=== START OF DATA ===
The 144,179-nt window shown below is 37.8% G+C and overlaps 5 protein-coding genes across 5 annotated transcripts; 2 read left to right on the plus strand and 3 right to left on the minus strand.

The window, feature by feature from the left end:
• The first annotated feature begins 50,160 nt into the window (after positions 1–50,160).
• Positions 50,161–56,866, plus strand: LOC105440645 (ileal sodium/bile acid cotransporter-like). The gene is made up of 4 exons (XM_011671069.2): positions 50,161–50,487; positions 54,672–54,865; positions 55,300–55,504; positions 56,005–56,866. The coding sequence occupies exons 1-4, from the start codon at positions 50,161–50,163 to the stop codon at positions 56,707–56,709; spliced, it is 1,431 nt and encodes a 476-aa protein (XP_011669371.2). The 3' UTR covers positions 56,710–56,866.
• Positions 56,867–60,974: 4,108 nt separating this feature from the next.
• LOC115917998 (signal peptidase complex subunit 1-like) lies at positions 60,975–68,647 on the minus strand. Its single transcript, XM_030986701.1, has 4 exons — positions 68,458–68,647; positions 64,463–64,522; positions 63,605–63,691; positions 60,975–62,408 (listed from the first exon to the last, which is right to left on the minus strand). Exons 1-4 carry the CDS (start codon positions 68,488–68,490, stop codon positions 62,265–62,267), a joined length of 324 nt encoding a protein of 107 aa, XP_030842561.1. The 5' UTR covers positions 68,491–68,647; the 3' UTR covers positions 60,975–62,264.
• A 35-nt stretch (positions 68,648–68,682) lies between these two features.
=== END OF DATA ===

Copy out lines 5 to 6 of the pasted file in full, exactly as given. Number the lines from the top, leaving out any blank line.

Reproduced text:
• Positions 56,867–60,974: 4,108 nt separating this feature from the next.
• LOC115917998 (signal peptidase complex subunit 1-like) lies at positions 60,975–68,647 on the minus strand. Its single transcript, XM_030986701.1, has 4 exons — positions 68,458–68,647; positions 64,463–64,522; positions 63,605–63,691; positions 60,975–62,408 (listed from the first exon to the last, which is right to left on the minus strand). Exons 1-4 carry the CDS (start codon positions 68,488–68,490, stop codon positions 62,265–62,267), a joined length of 324 nt encoding a protein of 107 aa, XP_030842561.1. The 5' UTR covers positions 68,491–68,647; the 3' UTR covers positions 60,975–62,264.